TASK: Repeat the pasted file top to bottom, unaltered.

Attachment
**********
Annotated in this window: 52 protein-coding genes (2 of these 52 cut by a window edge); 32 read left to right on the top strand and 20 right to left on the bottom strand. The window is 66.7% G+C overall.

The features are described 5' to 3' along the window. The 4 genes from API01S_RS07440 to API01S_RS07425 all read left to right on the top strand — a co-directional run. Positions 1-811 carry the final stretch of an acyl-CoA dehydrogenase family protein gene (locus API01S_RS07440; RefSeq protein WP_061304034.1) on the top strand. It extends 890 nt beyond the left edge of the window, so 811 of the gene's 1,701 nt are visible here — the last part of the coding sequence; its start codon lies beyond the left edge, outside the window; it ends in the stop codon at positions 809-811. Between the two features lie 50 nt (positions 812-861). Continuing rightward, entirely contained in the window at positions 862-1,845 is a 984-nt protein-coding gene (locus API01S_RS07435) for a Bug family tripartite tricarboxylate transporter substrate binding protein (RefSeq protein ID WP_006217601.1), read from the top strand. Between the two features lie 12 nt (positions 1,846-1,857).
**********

Annotated in this window: 52 protein-coding genes (2 of these 52 cut by a window edge); 32 read left to right on the top strand and 20 right to left on the bottom strand. The window is 66.7% G+C overall.

The features are described 5' to 3' along the window. The 4 genes from API01S_RS07440 to API01S_RS07425 all read left to right on the top strand — a co-directional run. Positions 1-811 carry the final stretch of an acyl-CoA dehydrogenase family protein gene (locus API01S_RS07440; RefSeq protein WP_061304034.1) on the top strand. It extends 890 nt beyond the left edge of the window, so 811 of the gene's 1,701 nt are visible here — the last part of the coding sequence; its start codon lies beyond the left edge, outside the window; it ends in the stop codon at positions 809-811. Between the two features lie 50 nt (positions 812-861). Continuing rightward, entirely contained in the window at positions 862-1,845 is a 984-nt protein-coding gene (locus API01S_RS07435) for a Bug family tripartite tricarboxylate transporter substrate binding protein (RefSeq protein ID WP_006217601.1), read from the top strand. Between the two features lie 12 nt (positions 1,846-1,857).